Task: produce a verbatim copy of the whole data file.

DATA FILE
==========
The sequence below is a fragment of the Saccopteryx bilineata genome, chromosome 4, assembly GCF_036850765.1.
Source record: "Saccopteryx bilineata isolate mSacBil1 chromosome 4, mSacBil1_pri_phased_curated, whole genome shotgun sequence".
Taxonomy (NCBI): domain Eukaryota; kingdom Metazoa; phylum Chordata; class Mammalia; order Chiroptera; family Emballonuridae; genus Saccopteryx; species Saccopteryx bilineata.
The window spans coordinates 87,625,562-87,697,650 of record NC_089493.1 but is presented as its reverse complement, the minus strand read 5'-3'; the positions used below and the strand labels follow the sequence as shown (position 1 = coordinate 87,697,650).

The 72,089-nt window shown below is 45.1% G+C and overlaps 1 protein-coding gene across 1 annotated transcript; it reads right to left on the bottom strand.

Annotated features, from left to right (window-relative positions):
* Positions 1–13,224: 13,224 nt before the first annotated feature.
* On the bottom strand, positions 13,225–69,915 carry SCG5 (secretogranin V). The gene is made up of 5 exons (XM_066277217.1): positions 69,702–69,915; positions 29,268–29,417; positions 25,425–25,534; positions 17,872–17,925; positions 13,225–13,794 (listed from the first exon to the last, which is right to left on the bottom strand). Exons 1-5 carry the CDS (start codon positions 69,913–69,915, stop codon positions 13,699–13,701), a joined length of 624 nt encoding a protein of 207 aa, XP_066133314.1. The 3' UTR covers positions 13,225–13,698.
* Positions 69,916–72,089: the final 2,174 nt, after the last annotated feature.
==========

The sequence below is a fragment of the Saccopteryx bilineata genome, chromosome 4, assembly GCF_036850765.1.
Source record: "Saccopteryx bilineata isolate mSacBil1 chromosome 4, mSacBil1_pri_phased_curated, whole genome shotgun sequence".
Taxonomy (NCBI): domain Eukaryota; kingdom Metazoa; phylum Chordata; class Mammalia; order Chiroptera; family Emballonuridae; genus Saccopteryx; species Saccopteryx bilineata.
The window spans coordinates 87,625,562-87,697,650 of record NC_089493.1 but is presented as its reverse complement, the minus strand read 5'-3'; the positions used below and the strand labels follow the sequence as shown (position 1 = coordinate 87,697,650).

The 72,089-nt window shown below is 45.1% G+C and overlaps 1 protein-coding gene across 1 annotated transcript; it reads right to left on the bottom strand.

Annotated features, from left to right (window-relative positions):
* Positions 1–13,224: 13,224 nt before the first annotated feature.
* On the bottom strand, positions 13,225–69,915 carry SCG5 (secretogranin V). The gene is made up of 5 exons (XM_066277217.1): positions 69,702–69,915; positions 29,268–29,417; positions 25,425–25,534; positions 17,872–17,925; positions 13,225–13,794 (listed from the first exon to the last, which is right to left on the bottom strand). Exons 1-5 carry the CDS (start codon positions 69,913–69,915, stop codon positions 13,699–13,701), a joined length of 624 nt encoding a protein of 207 aa, XP_066133314.1. The 3' UTR covers positions 13,225–13,698.
* Positions 69,916–72,089: the final 2,174 nt, after the last annotated feature.